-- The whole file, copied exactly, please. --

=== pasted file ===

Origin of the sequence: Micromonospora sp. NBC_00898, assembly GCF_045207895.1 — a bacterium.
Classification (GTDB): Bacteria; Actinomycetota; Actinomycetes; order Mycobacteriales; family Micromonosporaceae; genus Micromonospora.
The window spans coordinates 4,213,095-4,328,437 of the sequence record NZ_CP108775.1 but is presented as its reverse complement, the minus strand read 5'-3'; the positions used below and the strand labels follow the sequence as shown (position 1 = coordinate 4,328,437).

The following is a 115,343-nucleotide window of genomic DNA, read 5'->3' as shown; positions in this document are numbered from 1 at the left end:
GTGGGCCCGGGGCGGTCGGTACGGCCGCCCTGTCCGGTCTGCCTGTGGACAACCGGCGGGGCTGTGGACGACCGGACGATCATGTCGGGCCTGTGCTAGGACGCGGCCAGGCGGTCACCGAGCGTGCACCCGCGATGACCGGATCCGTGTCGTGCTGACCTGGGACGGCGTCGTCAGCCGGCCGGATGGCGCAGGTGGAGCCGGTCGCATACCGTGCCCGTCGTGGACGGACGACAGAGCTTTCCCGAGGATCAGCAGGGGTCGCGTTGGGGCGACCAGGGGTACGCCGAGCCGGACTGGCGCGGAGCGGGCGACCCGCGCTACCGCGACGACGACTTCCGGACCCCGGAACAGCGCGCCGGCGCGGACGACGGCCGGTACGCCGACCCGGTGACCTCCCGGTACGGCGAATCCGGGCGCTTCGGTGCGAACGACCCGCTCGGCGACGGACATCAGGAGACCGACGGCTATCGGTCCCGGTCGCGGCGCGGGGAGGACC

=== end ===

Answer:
Origin of the sequence: Micromonospora sp. NBC_00898, assembly GCF_045207895.1 — a bacterium.
Classification (GTDB): Bacteria; Actinomycetota; Actinomycetes; order Mycobacteriales; family Micromonosporaceae; genus Micromonospora.
The window spans coordinates 4,213,095-4,328,437 of the sequence record NZ_CP108775.1 but is presented as its reverse complement, the minus strand read 5'-3'; the positions used below and the strand labels follow the sequence as shown (position 1 = coordinate 4,328,437).

The following is a 115,343-nucleotide window of genomic DNA, read 5'->3' as shown; positions in this document are numbered from 1 at the left end:
GTGGGCCCGGGGCGGTCGGTACGGCCGCCCTGTCCGGTCTGCCTGTGGACAACCGGCGGGGCTGTGGACGACCGGACGATCATGTCGGGCCTGTGCTAGGACGCGGCCAGGCGGTCACCGAGCGTGCACCCGCGATGACCGGATCCGTGTCGTGCTGACCTGGGACGGCGTCGTCAGCCGGCCGGATGGCGCAGGTGGAGCCGGTCGCATACCGTGCCCGTCGTGGACGGACGACAGAGCTTTCCCGAGGATCAGCAGGGGTCGCGTTGGGGCGACCAGGGGTACGCCGAGCCGGACTGGCGCGGAGCGGGCGACCCGCGCTACCGCGACGACGACTTCCGGACCCCGGAACAGCGCGCCGGCGCGGACGACGGCCGGTACGCCGACCCGGTGACCTCCCGGTACGGCGAATCCGGGCGCTTCGGTGCGAACGACCCGCTCGGCGACGGACATCAGGAGACCGACGGCTATCGGTCCCGGTCGCGGCGCGGGGAGGACC